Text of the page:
|By SARA DRYDEN
CHICAGO, Ill. — Commodity experts said this year’s crop conditions leave several unanswered questions making it hard to forecast production levels.
“The fireworks for the year are not over,” said Don Roose, president and CEO of U.S. Commodities, Inc. concerning the latest USDA crop production and supply/demand report released on Aug. 12.
The Chicago Board of Trade conducted a panel analysis following the release of the report. Roose was a guest analyst along with Richard Feltes, vice president and director of research for Refco, Inc.
The report showed soybean and corn yields down from last month and this time last year. Wheat is down from last month but up from last year. USDA’s first survey-based forecast for 2005 corn production is 10.35 billion bushels. Soybean production forecast is 2.791 billion bushels. Wheat is 2.167 billion bushels.
“This report is the greatest value in terms of wheat production. We can gather somewhat for corn and we are limited in soybeans,” said Feltes. “There’s still a lot to be determined.”
Roose added, “World and U.S. numbers continue to shrink.”
This summer’s above normal temperatures and below normal precipitation have taken a toll on this year’s U.S. corn and soybean prospects. According to the U.S. Drought Monitor, much of America is suffering from the dry weather. Central and northwestern Illinois along with parts of Iowa and Missouri are suffering the worst, declaring extreme drought conditions.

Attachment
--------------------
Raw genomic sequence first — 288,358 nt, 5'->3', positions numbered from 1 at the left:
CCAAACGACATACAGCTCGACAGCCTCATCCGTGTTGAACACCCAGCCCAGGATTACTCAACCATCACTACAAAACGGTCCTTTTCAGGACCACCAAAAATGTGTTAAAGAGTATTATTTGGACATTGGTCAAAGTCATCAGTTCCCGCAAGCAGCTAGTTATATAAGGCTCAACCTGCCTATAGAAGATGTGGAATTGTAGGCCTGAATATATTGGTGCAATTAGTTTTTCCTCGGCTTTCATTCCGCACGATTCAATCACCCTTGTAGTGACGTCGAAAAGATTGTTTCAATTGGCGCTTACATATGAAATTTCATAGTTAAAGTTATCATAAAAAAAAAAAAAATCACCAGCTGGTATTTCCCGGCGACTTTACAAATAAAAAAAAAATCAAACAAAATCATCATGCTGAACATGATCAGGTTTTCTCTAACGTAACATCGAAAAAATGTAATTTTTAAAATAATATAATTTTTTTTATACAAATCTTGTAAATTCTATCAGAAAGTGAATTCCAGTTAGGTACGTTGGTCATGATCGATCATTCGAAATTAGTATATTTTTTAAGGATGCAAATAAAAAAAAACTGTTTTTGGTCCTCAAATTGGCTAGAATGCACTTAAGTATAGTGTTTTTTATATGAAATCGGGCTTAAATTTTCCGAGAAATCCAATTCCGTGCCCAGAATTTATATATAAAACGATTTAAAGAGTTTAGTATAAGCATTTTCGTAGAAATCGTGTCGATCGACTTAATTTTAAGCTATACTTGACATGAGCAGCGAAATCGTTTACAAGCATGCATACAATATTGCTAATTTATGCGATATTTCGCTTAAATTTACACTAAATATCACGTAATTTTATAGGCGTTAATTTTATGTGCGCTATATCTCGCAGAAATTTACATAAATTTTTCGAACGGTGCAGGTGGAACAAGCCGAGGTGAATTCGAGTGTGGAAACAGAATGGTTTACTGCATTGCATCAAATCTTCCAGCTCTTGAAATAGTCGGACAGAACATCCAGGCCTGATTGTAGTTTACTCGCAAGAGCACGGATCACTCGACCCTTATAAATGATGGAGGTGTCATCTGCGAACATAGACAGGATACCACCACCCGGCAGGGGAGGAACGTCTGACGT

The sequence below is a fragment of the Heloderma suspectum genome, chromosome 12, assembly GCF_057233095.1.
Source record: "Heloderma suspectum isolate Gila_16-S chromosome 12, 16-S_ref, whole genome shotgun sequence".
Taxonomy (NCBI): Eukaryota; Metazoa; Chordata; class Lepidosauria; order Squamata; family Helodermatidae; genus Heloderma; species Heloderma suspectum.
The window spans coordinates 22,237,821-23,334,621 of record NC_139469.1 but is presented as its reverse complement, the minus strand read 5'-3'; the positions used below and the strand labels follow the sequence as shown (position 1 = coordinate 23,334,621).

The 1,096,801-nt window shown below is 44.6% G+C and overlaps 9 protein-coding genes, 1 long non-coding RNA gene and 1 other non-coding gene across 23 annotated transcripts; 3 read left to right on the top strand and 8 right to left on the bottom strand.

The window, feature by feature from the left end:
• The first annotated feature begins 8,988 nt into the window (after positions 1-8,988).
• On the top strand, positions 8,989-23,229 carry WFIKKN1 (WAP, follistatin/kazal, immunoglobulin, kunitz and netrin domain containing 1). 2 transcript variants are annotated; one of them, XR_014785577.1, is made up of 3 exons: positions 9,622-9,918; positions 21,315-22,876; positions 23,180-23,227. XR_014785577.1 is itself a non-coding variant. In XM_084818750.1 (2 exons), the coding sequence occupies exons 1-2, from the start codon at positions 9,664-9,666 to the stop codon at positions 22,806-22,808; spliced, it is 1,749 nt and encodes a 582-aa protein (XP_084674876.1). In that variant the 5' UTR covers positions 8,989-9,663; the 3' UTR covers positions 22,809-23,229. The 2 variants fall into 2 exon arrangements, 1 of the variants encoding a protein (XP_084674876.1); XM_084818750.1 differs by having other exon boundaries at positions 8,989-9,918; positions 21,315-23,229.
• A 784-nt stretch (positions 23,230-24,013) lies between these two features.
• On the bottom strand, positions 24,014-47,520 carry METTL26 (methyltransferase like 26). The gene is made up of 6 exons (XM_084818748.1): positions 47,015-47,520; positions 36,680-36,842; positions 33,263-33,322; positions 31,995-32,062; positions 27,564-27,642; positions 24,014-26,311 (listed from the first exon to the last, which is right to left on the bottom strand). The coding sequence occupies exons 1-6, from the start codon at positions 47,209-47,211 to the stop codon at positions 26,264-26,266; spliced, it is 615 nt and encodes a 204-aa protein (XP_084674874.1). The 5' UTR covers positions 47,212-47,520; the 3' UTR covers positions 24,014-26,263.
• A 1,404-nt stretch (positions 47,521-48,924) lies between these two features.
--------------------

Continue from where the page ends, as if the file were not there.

“This has been the hottest growing season since 1995,” said Roose. “It is hard to say how much early heat affects a crop.”
The soybean crop is now the one to watch. August is the most important growing month. August rainfall in the central U.S. will be crucial in determining this year’s soybean output.
Global wheat production is down slightly from last month though consumption and trade are nearly unchanged. Even so, Feltes says “there is plenty of wheat in the world. There is no shortage in the U.S. or globally.”
Experts are also concerned about the rising cost of energy. Record high levels of crude oil may affect production next year. According to Feltes, the high cost of energy may cause a demand for corn and ethanol production.
“We are underestimating ethanol use,” said Feltes. “More ethanol plants are opening up.”
Both panel analysts concluded that there are still a lot of questions to answer. Wheat, corn, and soybean crop size can still shrink. It is uncertain yet as to the effect of the hot growing season on this year’s crop outputs.
Published in the August 17, 2005 issue of Farm World.